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Year : 2015  |  Volume : 52  |  Issue : 4  |  Page : 603--604

Squamous cell and neuroendocrine carcinoma of esophagus: Collision versus composite tumor: A case report and review of literature

Ozan Yazici1, Sercan Aksoy1, Esra Uçaryilmaz Özhamam2, Nurullah Zengin1,  
1 Department of Medical Oncology, Ankara Numune Education and Research Hospital, Ankara, Turkey
2 Department of Medical Pathology, Ankara Numune Education and Research Hospital, Ankara, Turkey

Correspondence Address:
Ozan Yazici
Department of Medical Oncology, Ankara Numune Education and Research Hospital, Ankara

How to cite this article:
Yazici O, Aksoy S, Özhamam EU, Zengin N. Squamous cell and neuroendocrine carcinoma of esophagus: Collision versus composite tumor: A case report and review of literature.Indian J Cancer 2015;52:603-604

How to cite this URL:
Yazici O, Aksoy S, Özhamam EU, Zengin N. Squamous cell and neuroendocrine carcinoma of esophagus: Collision versus composite tumor: A case report and review of literature. Indian J Cancer [serial online] 2015 [cited 2020 Dec 1 ];52:603-604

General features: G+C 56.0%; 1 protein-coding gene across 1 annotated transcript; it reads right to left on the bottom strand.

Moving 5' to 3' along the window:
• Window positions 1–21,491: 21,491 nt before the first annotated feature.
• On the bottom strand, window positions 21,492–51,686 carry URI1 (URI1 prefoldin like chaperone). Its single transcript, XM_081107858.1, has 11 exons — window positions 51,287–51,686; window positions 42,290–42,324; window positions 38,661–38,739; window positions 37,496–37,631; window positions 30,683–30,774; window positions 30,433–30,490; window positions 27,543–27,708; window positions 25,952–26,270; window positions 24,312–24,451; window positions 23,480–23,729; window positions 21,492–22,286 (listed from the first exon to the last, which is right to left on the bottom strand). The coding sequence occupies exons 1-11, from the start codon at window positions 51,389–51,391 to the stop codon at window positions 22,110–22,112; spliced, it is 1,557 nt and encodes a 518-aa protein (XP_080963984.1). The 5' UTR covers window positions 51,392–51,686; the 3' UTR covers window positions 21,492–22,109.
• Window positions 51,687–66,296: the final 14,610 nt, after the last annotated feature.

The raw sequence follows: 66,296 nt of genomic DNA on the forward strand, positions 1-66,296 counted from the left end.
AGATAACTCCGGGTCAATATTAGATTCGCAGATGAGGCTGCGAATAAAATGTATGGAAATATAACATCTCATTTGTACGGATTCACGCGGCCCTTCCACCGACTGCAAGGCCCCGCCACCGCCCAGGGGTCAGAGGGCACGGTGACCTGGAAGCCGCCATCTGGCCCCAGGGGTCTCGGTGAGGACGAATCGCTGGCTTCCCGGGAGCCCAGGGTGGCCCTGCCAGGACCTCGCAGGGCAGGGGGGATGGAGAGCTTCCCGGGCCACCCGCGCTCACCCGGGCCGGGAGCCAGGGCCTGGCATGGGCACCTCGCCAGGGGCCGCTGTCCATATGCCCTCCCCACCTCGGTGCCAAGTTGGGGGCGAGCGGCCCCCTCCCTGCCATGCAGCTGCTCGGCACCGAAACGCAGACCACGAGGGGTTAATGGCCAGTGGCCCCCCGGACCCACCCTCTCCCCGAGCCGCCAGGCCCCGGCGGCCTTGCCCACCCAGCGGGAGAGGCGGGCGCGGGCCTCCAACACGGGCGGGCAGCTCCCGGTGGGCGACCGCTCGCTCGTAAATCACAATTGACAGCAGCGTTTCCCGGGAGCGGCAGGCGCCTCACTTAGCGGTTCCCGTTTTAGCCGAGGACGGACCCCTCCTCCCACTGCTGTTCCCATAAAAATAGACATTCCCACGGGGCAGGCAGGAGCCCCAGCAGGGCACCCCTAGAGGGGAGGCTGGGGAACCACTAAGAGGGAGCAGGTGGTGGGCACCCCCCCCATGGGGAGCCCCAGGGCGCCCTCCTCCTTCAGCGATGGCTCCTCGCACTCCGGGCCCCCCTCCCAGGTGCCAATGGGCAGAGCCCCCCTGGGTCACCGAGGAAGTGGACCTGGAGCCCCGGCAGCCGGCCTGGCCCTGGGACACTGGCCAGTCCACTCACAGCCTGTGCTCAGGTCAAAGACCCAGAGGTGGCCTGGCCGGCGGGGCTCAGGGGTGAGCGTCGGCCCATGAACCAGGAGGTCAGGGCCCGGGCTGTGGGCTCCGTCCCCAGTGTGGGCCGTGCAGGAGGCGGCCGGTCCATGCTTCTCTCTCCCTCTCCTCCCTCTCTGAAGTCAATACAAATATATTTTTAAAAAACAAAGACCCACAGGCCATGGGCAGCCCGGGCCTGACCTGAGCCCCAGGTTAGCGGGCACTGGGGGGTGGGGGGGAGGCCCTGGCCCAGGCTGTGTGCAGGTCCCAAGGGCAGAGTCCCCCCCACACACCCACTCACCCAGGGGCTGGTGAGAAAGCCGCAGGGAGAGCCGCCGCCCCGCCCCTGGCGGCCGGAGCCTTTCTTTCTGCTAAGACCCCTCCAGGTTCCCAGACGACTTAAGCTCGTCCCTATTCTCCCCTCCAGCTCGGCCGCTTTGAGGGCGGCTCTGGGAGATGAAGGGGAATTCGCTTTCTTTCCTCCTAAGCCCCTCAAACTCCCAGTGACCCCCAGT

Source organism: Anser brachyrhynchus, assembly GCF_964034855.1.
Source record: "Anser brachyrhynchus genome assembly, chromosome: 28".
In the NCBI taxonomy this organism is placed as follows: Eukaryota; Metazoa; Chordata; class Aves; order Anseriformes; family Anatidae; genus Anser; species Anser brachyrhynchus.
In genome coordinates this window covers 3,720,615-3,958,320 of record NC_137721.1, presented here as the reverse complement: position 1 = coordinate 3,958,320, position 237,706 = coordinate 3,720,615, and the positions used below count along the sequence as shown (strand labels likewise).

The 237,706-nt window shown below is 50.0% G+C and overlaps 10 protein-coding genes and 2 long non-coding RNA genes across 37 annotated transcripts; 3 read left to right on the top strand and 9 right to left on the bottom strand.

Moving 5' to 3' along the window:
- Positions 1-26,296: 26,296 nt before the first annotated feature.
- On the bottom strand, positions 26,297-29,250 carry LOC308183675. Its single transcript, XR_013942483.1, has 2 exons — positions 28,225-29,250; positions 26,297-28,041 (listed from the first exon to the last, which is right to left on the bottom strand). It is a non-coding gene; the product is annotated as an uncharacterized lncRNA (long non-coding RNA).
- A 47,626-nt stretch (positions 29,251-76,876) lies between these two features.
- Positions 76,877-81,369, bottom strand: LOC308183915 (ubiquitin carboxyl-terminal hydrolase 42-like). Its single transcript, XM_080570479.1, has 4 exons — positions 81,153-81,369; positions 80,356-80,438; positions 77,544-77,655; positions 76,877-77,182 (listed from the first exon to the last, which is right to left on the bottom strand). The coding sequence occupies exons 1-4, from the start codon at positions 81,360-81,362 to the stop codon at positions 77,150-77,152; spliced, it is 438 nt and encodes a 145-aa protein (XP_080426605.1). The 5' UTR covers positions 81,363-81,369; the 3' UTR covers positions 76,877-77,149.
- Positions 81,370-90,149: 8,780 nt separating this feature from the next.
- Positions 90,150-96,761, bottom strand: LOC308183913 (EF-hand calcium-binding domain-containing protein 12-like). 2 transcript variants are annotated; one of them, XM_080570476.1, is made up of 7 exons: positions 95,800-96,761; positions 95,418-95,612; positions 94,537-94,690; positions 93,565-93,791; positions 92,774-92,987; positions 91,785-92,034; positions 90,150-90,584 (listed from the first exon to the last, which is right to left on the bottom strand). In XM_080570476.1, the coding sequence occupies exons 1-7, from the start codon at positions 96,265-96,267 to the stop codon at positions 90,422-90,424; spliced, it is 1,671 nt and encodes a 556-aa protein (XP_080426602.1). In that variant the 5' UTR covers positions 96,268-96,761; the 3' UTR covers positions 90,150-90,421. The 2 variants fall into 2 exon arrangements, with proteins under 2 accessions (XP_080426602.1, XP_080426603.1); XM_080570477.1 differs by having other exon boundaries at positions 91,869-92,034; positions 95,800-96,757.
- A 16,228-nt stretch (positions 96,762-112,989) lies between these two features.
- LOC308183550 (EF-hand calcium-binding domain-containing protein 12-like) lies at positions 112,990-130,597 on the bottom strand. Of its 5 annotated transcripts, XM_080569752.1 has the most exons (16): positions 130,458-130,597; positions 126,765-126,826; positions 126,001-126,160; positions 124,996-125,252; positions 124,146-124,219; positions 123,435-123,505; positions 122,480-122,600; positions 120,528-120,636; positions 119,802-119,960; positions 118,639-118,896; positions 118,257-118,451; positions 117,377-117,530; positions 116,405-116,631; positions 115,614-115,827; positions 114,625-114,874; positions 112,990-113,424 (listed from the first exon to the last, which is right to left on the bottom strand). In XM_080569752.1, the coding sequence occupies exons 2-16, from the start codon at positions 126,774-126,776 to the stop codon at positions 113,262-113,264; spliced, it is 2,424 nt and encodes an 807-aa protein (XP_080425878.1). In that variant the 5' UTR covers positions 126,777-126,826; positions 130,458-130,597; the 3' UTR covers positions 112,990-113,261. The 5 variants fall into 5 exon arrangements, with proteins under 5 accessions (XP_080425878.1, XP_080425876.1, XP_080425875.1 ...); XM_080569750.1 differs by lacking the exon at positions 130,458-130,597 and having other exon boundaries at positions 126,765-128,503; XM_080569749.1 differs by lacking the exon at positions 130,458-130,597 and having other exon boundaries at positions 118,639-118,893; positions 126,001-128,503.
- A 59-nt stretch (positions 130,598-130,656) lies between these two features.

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Esophagus tumors rarely show two different histology. Neuroendocrine component of these tumors are the most important determinant of mortality. Therefore, pathological discrimination of neuroendocrine component is critical for these patients. Mixed tumors of esophagus can be classified as composite and collision. We report a case of composite tumors of esophagus. A 65-year-old female was admitted to hospital with complaint of dysphagia. Esophagogastroduodenoscopy reveal that locally advanced mass, which was at 32nd cm of esophagus. Combination of squamous cell carcinoma, in situ squamous cells and high-grade neuroendocrine carcinoma were observed in histopathological examination of biopsy specimen. We performed two cycles of neoadjuvant cisplatin and etoposide regimen. Subsequently, subtotal esophagectomy with lymphadenectomy was performed. Unfortunately, the patient died post-operatively due to sudden respiratory failure on the 5th day of the operation. Pathological examination of surgical specimen revealed in situ and invasive squamous cell carcinoma and neuroendocrine carcinoma with transition zone [Figure 1]. Immunostaining of tumor revealed squamous component had strong and extensive staining with p63 [Figure 2] and keratin. Additionally, neuroendocrine component had positive staining with synaptophysin, Cluster of differentiation (CD) 56 and chromogranin [Figure 3]. The neuroendocrine component showed high-grade, which was clinically equal to small cell carcinoma of the lung. Primary composite tumor of the esophagus is rare and only six cases have been reported in the literature up to November 2012 [Table 1]. Composite and collision of tumors are two different entities which are difficult to distinguish from each other. A collision of tumor consists of two independent neoplasms growing in close proximity until they have noticed as one lesion. This is rare situation with unknown mechanism. Collision of tumors believed to result from coincidental neoplastic change or dedifferentiation by local carcinogenic stimulus or paracrine effect released by one of tumor. As a result of these effects; two different cancer stem cells leads two different cancer cell lineages.[1] In composite tumors; one neoplastic clone diverges in to two different cell lineages.[2] Histologically composite tumors emerge from a single pluripotent precursor stem cell give rise to 2 lines of differentiation, which can be explained by multidirectional potential of cancer stem cell.[3] In our case, histological examination showed transition areas which was interface between squamous and neuroendocrin component of tumor with indistinctive borders. Thus, we diagnosed as composite tumors [Figure 1]. Due to the concomitant presentation of three different histological features with two invasive and one in situ component, our present case differs from other cases in the literature [Table 1]. Until now in the literature, there has been one case of collision of squamous and neuroendocrine carcinoma of esophagus.[4] Esophageal composite tumors are uncommon malignancies of esophagus. It is important to distinguish esophageal collision from esophageal composite tumor. In the presented case, tumor showed multidirectional differentiation, including in situ and invasive squamous neoplasia and neuroendocrine tumor cells. Therefore, the tumor in the presented case thought to be originated from one totipotential, multidirectional cancer stem cell. To our knowledge, this is the first case of composite tumors of esophagus with in situ and invasive squamous cell carcinoma with concomitant neuroendocrine components[10].{Figure 1}{Figure 2}{Figure 3}{Table 1}


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